When do we head to Wembley?
How India's prime minister secured a rehabilitation from a legacy of post-colonial violence.
A giant in thought: Helmut Schmidt.
Bundesarchiv, B 145 Bild-F048646-0033 / Wegmann, Ludwig / CC-BY-SA 3.0 [CC BY-SA 3.0 de (http://creativecommons.org/licenses/by-sa/3.0/de/deed.en)], via Wikimedia Commons
What would they have thought of today's pygmy politicians?
Smile if you want to smash the state.
There's far more to anarchy than protests and men in masks.
Spark of life? The global steel market has no thought for the UK industry.
It should be no surprise that a once great industry has lost its edge – the shine dullened a while ago.
A petrochemical complex on Iran’s Persian Gulf coast.
The merest hint of a successful deal over Iran’s nuclear programme is enough to get people excited. And as the country emerges from economic isolation, nowhere is the enthusiasm more keenly felt than in…
On a knife edge. Winter strikes.
When cold weather hits, heating costs can be a matter of life and death. So why are community groups the front line and not government?
Protesters hold placards reading ‘we know who the killer is’.
Beleaguered president may about to receive an unequivical message from voters.
Cooling enthusiasm. Is a key part of climate change mitigation going up in smoke?
A technology designed to reduce the effect of fossil fuels on the climate has received £1 bln in subsidies and has nothing to show for it.
Leaving the club?
We should be debating the options for Brexit to better understand what is at stake.
The wisdom of crowds? An anti-corruption rally in India.
Could the key to countering a culture of bribery and greed be in the hands of the people?
Contemporary circus and circus-infused physical theatre are amongst Australia’s most innovative and in-demand cultural exports. It's a performance craft with a proud history behind it.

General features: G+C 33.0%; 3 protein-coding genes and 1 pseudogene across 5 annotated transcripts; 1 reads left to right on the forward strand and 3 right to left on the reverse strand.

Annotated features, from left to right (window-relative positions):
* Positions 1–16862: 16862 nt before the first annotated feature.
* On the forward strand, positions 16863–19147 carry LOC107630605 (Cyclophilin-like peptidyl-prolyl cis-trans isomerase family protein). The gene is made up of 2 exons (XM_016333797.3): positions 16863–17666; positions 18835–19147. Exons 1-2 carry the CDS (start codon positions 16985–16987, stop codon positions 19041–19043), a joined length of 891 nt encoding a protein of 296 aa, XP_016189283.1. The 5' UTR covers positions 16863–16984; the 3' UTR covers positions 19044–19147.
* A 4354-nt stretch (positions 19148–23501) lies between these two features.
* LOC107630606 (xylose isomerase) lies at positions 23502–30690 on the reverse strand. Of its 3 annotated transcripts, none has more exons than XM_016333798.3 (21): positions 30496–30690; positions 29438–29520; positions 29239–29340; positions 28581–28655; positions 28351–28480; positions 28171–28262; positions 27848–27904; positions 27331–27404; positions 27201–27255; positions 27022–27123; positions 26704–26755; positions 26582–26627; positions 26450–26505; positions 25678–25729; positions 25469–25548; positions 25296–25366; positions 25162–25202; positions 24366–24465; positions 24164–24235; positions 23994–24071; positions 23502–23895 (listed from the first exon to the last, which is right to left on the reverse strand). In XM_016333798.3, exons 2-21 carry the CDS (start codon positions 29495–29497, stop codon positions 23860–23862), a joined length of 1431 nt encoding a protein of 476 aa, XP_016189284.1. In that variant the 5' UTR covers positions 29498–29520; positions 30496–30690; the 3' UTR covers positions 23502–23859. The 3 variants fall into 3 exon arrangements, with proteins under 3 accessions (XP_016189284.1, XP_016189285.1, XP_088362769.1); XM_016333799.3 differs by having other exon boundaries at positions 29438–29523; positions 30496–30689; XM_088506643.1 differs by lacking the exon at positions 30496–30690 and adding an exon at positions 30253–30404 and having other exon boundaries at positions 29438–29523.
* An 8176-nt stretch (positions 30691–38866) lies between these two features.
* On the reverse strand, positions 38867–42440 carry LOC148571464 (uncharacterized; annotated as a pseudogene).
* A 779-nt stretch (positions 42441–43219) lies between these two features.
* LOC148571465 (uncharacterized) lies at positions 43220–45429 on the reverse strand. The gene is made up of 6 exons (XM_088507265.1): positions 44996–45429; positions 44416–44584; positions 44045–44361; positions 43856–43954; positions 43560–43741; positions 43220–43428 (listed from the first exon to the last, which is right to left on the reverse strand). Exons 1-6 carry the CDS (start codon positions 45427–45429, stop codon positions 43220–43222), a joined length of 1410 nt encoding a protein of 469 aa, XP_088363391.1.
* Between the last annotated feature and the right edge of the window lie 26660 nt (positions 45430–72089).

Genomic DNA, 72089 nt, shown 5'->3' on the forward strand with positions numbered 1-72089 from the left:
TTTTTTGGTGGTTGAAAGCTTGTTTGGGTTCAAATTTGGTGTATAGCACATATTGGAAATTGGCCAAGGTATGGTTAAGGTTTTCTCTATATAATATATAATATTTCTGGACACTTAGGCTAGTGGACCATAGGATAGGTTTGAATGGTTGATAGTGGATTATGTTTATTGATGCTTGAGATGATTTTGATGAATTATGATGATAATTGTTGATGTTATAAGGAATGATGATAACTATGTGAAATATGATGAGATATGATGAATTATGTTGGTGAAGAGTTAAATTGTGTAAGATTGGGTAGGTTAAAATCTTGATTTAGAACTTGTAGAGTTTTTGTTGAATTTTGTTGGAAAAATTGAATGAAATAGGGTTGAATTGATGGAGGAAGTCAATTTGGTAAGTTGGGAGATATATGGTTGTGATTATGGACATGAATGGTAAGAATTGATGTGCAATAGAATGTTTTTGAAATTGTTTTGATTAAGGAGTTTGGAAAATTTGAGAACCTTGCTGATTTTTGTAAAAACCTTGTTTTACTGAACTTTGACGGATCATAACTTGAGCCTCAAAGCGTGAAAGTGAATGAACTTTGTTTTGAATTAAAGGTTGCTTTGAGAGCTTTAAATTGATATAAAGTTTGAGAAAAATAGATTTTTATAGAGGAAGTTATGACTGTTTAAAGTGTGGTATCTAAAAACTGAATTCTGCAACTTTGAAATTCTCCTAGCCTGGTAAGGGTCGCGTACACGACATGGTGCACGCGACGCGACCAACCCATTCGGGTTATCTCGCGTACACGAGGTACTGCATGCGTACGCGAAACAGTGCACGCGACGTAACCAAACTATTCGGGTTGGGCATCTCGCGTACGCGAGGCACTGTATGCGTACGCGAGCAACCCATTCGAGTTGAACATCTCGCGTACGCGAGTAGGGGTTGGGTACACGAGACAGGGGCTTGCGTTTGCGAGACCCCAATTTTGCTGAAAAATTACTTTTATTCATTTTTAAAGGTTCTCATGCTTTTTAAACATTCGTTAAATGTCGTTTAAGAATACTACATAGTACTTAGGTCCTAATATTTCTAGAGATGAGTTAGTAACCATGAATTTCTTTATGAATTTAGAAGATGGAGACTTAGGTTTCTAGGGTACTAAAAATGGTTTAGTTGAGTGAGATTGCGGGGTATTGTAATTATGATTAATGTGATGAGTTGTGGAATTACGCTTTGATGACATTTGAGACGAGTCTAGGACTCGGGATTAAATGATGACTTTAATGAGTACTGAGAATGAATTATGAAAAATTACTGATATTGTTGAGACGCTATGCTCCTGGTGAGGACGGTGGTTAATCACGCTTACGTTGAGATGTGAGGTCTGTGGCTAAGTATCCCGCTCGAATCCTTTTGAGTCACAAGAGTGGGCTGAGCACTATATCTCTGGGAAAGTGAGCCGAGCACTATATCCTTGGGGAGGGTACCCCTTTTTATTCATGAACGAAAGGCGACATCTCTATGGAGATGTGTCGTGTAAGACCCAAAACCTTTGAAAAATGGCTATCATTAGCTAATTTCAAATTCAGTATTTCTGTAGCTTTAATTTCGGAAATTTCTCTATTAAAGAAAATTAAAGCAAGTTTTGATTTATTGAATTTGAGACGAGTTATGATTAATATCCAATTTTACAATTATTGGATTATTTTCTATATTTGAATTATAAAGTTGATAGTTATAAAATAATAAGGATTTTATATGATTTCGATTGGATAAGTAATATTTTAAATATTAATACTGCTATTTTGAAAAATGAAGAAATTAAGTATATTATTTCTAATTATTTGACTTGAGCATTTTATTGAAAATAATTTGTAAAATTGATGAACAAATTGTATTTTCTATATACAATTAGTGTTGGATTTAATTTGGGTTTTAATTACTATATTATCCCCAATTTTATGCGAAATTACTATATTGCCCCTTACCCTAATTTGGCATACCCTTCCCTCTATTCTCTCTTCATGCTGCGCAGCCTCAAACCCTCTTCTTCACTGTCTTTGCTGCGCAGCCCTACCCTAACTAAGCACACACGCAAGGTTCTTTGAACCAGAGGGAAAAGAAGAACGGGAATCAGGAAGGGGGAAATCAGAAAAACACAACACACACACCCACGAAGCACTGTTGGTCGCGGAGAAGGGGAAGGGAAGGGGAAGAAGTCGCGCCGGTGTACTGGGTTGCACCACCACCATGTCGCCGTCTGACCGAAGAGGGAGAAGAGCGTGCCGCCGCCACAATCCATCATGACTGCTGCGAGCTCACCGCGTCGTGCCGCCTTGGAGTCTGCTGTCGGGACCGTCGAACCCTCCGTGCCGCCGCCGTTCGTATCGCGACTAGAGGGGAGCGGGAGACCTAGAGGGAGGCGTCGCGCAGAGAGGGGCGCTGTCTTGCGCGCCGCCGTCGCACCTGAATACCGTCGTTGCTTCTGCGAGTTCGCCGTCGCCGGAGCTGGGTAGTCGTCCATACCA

Discretionary pricing… for scientists and surveyors.
Hidden Science Map
If the government wants to tackle wealth inequality, then it has the tools at its disposal to help people pay a fair amount for everyday goods.
Another chance? Tsipras seeks a new mandate.
An opposition politician and academic argues that new revelations from the Syriza leadership imply that the Prime Minister misled the Greek people.
Except for Ben Carson, there’s a slate of clean-shaven candidates.
Beards are in. So why don't politicians follow suit?
Why are people so drawn to Trump?
Trump is an ad-man's dream, a candidate who reflects what the best advertisements possess.
For publishers, Australian political memoir or biography is likely to pay its own way, at the very least.
AAP Image/Lukas Coch
More than a dozen political memoirs were published in Australia last year. Does that make us a nation of political junkies? If not, why so many books and what do they contribute to cultural debate?
Testing times for broadcasters in transition.
A fractured broadcasting industry is destroying the business model for the giants. There are winners in the wings though, and the BBC could yet be one of them.
Virgin territory. Sunrise over the Arctic resources battleground.
NOAA Photo Library
The economic viability of extracting oil from the frozen north might be doubtful, but the geopolitical significance could be massive.
Best of times, worst of times: How leadership elections and an EU referendum are conspiring to leave party donations on the backburner just when it seems most possible to make a difference.
A ragged record. UK and corruption.
David Cameron's call for an era of clean money has opened the door to a host of problems for the powerful as capitalism struggles into a new era.